Pope's ex-butler trial starts with a setback for the defence

Pope Benedict's butler, accused of using his access to the pope to steal papers that he thought would expose Vatican corruption, suffered a blow on the first day of his trial when judges refused to admit evidence from the Church's own investigation.

Gabriele's arrest in May, after police found confidential documents in his apartment inside the Vatican, not only threw a spotlight on allegations of malpractice but also pointed to a power struggle at the highest levels of the Church.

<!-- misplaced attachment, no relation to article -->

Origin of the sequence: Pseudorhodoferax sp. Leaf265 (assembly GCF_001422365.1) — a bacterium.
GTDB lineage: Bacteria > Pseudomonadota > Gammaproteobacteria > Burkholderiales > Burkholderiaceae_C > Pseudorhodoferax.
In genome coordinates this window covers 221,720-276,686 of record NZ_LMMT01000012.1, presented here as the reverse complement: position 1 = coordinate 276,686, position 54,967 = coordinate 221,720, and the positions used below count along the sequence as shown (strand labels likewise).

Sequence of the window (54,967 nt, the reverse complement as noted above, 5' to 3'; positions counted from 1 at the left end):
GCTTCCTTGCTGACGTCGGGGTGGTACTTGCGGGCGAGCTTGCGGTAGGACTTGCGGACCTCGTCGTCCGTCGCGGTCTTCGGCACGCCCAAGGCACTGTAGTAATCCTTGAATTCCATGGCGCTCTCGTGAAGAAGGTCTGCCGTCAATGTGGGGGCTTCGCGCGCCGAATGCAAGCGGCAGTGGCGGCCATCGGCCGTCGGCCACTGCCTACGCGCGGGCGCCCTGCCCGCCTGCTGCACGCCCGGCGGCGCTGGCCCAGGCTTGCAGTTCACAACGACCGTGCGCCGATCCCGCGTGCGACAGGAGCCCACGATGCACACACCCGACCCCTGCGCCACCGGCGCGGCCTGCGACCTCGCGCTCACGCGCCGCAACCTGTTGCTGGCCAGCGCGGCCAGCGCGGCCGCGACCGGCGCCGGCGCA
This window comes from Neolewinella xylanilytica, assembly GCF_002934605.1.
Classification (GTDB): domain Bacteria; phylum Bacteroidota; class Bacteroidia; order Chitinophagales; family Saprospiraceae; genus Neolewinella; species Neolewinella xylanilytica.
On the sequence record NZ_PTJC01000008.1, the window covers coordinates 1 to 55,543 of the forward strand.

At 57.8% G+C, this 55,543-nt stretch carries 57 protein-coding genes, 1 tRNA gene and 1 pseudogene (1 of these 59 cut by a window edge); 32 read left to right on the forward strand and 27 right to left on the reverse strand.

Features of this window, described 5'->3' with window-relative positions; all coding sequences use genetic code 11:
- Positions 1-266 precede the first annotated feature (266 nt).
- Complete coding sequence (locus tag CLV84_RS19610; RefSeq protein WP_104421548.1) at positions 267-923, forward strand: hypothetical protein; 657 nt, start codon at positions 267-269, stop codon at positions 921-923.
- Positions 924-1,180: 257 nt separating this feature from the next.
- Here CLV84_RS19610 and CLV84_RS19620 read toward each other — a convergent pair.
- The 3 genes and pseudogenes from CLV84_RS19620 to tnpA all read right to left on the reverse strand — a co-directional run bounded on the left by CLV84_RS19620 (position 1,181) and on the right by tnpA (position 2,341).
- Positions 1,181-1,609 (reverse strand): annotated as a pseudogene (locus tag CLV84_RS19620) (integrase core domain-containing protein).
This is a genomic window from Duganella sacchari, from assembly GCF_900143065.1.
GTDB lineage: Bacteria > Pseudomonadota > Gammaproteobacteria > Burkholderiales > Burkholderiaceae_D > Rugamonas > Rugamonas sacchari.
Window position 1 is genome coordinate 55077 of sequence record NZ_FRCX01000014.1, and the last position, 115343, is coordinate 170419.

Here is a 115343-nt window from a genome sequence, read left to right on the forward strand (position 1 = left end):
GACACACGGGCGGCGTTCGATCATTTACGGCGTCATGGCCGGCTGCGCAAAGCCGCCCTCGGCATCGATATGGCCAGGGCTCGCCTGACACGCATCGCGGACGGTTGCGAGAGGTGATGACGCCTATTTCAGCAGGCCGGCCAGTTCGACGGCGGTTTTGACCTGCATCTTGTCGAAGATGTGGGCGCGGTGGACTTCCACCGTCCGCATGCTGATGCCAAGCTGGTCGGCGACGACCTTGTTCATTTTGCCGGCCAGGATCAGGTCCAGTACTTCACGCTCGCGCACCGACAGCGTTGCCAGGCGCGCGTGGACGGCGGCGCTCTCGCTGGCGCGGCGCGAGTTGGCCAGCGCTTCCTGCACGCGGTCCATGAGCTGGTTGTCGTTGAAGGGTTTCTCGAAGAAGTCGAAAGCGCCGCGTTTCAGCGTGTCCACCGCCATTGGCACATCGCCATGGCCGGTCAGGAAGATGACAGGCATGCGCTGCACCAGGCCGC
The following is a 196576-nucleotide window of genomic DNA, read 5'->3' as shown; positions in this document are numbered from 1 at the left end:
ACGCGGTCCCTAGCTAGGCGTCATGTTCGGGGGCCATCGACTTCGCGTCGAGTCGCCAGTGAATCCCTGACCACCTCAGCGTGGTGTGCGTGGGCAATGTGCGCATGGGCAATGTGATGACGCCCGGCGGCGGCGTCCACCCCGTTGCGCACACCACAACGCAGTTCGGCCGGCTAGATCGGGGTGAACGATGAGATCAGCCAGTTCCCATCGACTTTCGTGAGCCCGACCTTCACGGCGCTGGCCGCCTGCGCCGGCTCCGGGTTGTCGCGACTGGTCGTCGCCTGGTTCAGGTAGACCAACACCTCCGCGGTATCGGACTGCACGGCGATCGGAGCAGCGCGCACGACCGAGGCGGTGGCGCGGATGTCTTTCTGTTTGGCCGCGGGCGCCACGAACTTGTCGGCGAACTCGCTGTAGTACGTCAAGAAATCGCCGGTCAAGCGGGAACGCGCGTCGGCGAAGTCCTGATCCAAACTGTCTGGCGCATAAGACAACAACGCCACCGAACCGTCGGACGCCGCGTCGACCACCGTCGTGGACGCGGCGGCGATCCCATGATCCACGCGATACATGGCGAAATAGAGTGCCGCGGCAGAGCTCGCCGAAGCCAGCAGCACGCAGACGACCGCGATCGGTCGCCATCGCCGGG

Gabriele's lawyer had asked the court to allow as evidence the results of a separate investigation by a commission of cardinals.

But the chief judge rejected the request, saying the commission had been set up by the pope, and so its findings would be reserved for him.

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Vatican computer expert guilty

A Vatican computer expert has been found guilty of obstruction of justice in the investigation of leaks of sensitive papal documents. Claudio Sciarpelletti was given a two-month suspended sentence by the Vatican court.